Let's Talk about the Confusing Ending of Netflix's 'Horse Girl'
This post contains spoilers for Horse Girl.
The title of Alison Brie's new Netflix movieHorse Girl is a bit of a misdirect. It sounds a bit precious, maybe a touch unhinged, but in a quirky way. (As a girl who used to ride horses, I had a lot of people joking that it's my biopic.) But Horse Girl has more in common with Peter Shaffer's play Equus than any other equine-related material in that it's not really about horses but rather human psychosis. The film, directed by Jeff Baena who co-wrote it with Brie, is about a woman experiencing a mental break that toys with her sense of reality, and it builds to an intentionally ambiguous conclusion that is nonetheless rattling.
Brie plays Sarah, whose life at first seems odd, if not entirely askew. She works in a craft store and spends her days going to Zumba class and her evenings making lanyards and watching her favorite supernatural procedural. She frequently checks in on Willow, her beloved horse now owned by a disinterested teen. It's soon clear something deeper is amiss in Sarah's psyche. She sleepwalks. Her dreams transport her to an all-white space occupied by two other sleeping people. She finds bruises on her side and scratches on the wall.
Baena and Brie slowly reveal that Sarah's family has a history of mental illness, mimicking Brie's own lineage, which inspired the project. To the audience, it's initially evident that Sarah must be suffering the same fate as her grandmother, to whom she bears a striking likeness. (Brie's own grandmother lived with paranoid schizophrenia.) Sarah becomes preoccupied with the idea that she's being abducted by aliens and is possibly a clone of her lookalike ancestor. Her mania ends in a naked breakdown at the store where she works, which lands her in a hospital.
As she speaks to the therapist (Jay Duplass), it seems like she's taking steps toward getting help. But that all changes when she's left alone for the night. In a disorienting 10-minute sequence, one version of Sarah leaves her ward while another stays behind watching from above. She goes on a hallucinatory journey where reality and her personal fictions blend into one another. Cloaked in a pastel, ninja-style costume, she moves through slightly altered locations from her life, eventually ending up in an alien realm witnessing shadowy figures probing her own body. When she wakes up, she's in the bed of her roommate at the hospital and they are holding hands.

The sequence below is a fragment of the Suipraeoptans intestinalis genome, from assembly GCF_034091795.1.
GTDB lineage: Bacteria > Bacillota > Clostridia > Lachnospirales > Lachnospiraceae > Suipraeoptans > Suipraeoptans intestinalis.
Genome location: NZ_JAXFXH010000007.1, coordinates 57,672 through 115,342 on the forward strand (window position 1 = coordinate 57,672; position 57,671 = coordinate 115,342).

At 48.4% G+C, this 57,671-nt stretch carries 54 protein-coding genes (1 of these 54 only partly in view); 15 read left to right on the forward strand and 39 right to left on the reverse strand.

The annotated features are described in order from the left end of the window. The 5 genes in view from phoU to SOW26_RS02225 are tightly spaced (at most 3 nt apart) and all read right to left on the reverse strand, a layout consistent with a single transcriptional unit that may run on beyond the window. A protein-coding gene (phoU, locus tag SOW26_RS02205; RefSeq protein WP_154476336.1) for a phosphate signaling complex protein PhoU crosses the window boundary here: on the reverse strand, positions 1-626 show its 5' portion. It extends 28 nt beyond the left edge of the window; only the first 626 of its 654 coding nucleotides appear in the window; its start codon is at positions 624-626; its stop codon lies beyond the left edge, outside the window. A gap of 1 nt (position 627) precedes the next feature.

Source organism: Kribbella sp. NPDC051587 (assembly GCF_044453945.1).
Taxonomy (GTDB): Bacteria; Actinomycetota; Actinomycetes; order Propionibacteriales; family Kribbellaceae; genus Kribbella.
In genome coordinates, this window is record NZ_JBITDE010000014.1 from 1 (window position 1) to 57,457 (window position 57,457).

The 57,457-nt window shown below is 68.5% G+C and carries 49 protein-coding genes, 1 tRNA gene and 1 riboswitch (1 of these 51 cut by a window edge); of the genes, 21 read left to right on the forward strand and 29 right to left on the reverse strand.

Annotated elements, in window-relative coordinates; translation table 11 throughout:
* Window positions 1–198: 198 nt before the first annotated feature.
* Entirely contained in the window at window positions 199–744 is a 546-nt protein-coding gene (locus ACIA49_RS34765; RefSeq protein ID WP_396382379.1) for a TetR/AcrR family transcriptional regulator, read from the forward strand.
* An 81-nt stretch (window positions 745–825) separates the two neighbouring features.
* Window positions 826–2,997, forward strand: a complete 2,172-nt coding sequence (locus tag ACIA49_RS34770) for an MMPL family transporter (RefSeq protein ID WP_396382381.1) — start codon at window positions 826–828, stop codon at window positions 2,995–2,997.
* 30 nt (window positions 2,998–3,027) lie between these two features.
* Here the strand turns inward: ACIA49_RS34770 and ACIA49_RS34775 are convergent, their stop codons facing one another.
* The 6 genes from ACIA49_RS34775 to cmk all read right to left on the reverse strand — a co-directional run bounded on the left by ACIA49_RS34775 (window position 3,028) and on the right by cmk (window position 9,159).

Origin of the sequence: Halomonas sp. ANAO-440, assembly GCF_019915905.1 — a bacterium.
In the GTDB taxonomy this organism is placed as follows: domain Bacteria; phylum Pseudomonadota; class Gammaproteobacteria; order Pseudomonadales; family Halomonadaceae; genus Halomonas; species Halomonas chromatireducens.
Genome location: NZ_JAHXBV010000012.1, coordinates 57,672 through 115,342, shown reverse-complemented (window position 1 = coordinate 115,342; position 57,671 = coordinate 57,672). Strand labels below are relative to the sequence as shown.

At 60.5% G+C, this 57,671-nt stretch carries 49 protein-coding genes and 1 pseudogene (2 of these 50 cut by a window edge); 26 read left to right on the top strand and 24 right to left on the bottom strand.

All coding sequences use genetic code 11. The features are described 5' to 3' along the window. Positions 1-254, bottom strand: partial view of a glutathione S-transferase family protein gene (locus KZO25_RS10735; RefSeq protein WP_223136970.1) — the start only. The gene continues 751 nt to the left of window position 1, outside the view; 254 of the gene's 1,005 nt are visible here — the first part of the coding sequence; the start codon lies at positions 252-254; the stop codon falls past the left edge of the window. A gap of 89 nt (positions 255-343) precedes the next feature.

The girl (Dylan Gelula), the same one who has been appearing in her visions, is initially horrified, but as they talk they come to realize they've shared some of the same delusions. It's enough proof Sarah needs to decide that what she's experiencing is real. After she's discharged she goes home, makes herself up like her grandmother, and goes to the stable where she absconds with Willow. They walk to a golf course where Sarah drops Willow's lead, takes off her shoes, and lies on the ground. Sarah's body is lifted aloft by a light in the sky. In the last shot, she's gone as Willow patiently grazes.
Brie and Baena designed this ending to be puzzled over. In an interview with Vulture, the star said, "If there’s not a Reddit message board about this movie, I would be shocked and frankly appalled." In a move that's sure to stir some debate, the filmmakers insert details that lend credence to the idea that perhaps what Sarah is experiencing is happening in reality. For instance, in the first scene of the movie Sarah's friend at the craft store Joan (Molly Shannon) looks up from their conversation to see just the tail end of a horse walk by. By the end, it appears that she was watching Sarah, the person to whom she was talking, walk Willow to their ultimate fate. So does that mean Sarah is abducted by aliens at the end? Possibly, but it's also more likely that we're watching whatever is happening in Sarah's mind rather than what's happening in the real world.
For the first three quarters of the film, Brie plays someone fighting against herself. By the end, she exhibits an unsettling serenity, having embraced the theories that once disturbed her. Is this liberation for Sarah? Or is she lost, giving over to her disease? Horse Girl doesn't answer these questions; it wants to leave you in the discomfort of not knowing.
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